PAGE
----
The suggestion made by General Chetwode for General Allenby's consideration was that the enemy should be led to believe we intended to attack him in front of Gaza, and that we should pin him down to his defences in the centre, while the real attack should begin on Beersheba and continue at Hareira and Sheria, and so force the enemy by manoeuvre to abandon Gaza. That plan General Allenby adopted after seeing all the ground, and the events of the last day of October and the first week of November supported General Chetwode's predictions to the letter. Indeed it would be hard to find a parallel in history for such another complete and absolute justification of a plan drawn up several months previously, and it is doubtful if, supposing the Turks had succeeded in doing what their German advisers advocated, namely forestalling our blow by a vigorous attack on our positions, there would have been any material alteration in the working out of the scheme. The staff work of General Headquarters and of the staffs of the three corps proved wholly sound. Each department gave of its best, and from the moment when Beersheba was taken in a day and we secured its water supply, there was never a doubt that the enemy could be kept on the move until we got into the rough rocky hills about Jerusalem. And by that time, as events proved, his moral had had such a tremendous shaking that he never again made the most of his many opportunities.

The soundness of the plan can quite easily be made apparent to the unmilitary eye. Yet the Turk was absolutely deceived as to General Allenby's intentions. If it be conceded that to deceive the enemy is one of the greatest accomplishments in the soldier's art, it must be admitted that the battle of Gaza showed General Allenby's consummate generalship, just as it was proved again, and perhaps to an even greater extent, in the wonderful days of September 1918, in Northern Palestine and Syria. A glance at the map of the Gaza-Beersheba line and the country immediately behind it will show that if a successful attack were delivered against Gaza the enemy could withdraw his whole line to a second and supporting position where we should have to begin afresh upon an almost similar operation. The Turk would still have his water and would be slightly nearer his supplies.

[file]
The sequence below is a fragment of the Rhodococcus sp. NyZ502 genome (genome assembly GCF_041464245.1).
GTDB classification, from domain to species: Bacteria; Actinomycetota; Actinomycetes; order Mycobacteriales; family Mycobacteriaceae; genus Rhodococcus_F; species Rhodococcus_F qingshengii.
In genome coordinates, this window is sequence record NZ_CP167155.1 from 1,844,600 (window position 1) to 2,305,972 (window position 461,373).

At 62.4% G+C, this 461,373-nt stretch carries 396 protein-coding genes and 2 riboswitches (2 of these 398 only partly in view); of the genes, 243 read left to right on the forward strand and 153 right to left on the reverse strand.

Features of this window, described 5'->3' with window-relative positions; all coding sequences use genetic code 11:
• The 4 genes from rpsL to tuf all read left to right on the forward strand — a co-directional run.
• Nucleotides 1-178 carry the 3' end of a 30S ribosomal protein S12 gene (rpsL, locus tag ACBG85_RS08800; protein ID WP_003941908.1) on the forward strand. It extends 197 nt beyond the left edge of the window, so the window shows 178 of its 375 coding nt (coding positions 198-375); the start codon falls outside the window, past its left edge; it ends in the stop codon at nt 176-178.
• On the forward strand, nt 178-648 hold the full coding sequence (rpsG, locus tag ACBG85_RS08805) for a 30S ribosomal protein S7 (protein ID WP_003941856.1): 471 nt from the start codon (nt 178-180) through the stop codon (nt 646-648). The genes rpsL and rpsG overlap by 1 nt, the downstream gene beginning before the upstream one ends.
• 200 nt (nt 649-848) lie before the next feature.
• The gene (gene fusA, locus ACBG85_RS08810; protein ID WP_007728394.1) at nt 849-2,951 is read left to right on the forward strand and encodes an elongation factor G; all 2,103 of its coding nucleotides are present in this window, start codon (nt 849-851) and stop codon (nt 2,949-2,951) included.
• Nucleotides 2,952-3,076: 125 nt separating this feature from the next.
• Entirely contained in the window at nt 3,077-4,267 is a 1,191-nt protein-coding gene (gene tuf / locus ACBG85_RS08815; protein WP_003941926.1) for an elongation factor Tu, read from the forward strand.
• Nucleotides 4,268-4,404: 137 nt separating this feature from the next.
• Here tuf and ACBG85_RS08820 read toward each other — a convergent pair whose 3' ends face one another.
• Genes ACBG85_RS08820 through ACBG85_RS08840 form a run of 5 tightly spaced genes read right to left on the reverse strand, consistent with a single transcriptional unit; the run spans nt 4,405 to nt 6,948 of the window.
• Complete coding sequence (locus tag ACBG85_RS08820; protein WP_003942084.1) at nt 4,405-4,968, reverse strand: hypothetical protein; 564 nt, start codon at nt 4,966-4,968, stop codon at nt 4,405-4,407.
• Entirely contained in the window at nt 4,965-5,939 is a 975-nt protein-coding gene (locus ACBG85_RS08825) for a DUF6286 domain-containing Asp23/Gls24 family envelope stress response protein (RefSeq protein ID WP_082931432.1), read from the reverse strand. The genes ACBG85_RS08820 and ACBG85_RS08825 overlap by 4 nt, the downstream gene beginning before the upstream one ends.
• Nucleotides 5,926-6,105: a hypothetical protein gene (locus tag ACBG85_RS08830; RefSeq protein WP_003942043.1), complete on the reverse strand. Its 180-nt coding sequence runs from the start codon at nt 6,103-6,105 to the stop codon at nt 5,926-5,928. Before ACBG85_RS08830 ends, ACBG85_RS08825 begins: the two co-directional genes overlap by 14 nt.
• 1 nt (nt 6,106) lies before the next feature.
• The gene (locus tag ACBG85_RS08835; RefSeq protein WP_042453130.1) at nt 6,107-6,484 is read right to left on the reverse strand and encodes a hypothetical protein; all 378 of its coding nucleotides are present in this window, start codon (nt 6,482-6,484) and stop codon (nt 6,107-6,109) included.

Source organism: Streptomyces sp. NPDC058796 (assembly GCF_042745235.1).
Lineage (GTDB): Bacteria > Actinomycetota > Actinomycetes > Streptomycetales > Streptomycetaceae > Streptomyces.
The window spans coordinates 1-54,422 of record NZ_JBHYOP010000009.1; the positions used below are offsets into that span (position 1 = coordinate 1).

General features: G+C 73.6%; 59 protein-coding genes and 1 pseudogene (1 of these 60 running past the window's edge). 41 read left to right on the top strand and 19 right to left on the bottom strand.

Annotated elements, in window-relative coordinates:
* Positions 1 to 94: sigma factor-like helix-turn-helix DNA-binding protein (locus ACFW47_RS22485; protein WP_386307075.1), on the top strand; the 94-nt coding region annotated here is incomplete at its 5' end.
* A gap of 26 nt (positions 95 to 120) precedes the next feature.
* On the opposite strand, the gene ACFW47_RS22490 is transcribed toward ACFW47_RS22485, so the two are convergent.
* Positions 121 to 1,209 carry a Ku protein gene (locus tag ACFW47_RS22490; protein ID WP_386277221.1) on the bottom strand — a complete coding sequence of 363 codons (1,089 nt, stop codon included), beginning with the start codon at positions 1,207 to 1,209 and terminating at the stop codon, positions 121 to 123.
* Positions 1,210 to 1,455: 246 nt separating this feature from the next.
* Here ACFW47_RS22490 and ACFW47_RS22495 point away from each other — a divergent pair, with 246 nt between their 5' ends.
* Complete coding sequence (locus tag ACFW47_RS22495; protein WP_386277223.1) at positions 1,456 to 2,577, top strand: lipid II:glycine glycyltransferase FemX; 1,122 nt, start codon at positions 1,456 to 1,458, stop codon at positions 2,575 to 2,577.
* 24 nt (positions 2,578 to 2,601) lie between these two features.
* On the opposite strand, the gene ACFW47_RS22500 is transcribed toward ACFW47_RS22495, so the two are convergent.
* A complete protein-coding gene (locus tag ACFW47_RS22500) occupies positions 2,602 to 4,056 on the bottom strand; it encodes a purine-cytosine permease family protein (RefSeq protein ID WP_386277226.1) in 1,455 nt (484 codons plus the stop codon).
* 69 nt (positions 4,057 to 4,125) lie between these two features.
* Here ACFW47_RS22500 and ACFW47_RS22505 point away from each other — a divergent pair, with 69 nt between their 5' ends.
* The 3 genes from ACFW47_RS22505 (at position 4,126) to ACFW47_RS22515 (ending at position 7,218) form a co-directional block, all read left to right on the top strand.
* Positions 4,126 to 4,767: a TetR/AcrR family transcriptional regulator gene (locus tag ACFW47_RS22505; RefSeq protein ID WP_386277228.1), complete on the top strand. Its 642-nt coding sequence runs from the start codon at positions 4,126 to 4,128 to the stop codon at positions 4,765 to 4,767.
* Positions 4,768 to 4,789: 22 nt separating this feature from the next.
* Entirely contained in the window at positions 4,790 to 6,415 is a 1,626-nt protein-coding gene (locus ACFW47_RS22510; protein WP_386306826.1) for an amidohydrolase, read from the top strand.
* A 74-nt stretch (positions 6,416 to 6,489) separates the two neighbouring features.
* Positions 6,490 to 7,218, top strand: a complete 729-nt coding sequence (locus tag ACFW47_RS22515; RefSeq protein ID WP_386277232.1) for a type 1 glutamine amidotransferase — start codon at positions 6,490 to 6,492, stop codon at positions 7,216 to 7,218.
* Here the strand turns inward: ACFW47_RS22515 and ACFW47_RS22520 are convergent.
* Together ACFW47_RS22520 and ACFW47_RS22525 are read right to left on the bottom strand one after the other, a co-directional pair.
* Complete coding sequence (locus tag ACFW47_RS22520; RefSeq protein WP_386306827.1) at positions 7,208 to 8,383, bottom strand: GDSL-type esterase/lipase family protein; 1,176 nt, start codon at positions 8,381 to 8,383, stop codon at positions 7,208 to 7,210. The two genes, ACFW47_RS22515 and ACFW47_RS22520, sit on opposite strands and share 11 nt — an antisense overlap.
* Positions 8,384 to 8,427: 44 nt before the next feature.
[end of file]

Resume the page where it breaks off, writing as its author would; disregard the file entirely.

Since the two unsuccessful attacks in March and April, Gaza had been put into a powerful state of defence. The houses of the town are mostly on a ridge, and enclosing the place is a mass of gardens fully a mile deep, each surrounded by high cactus hedges affording complete cover and quite impossible for infantry to penetrate. To reduce Gaza would require a prolonged artillery bombardment with far more batteries than General Allenby could ever expect to have at his command, and it is certain that not only would the line in front of the town have had to be taken, but also the whole of the western end of the Turks' trench system for a length of at least 12,000 yards. And, as has been said, with Gaza secured we should still have had to face the enemy in a new line of positions about the wadi Hesi. Gaza was the Turks' strongest point. To attack here would have meant a long-drawn-out artillery duel, infantry would have had to advance over open ground under complete observation, and, while making a frontal attack, would have been exposed to enfilade fire from the 'Tank' system of works to the south-east. It would have proved a costly operation, its success could only have been partial in that it did not follow that we should break the enemy's line, and it would not have enabled us to contain the remainder of the Turkish force.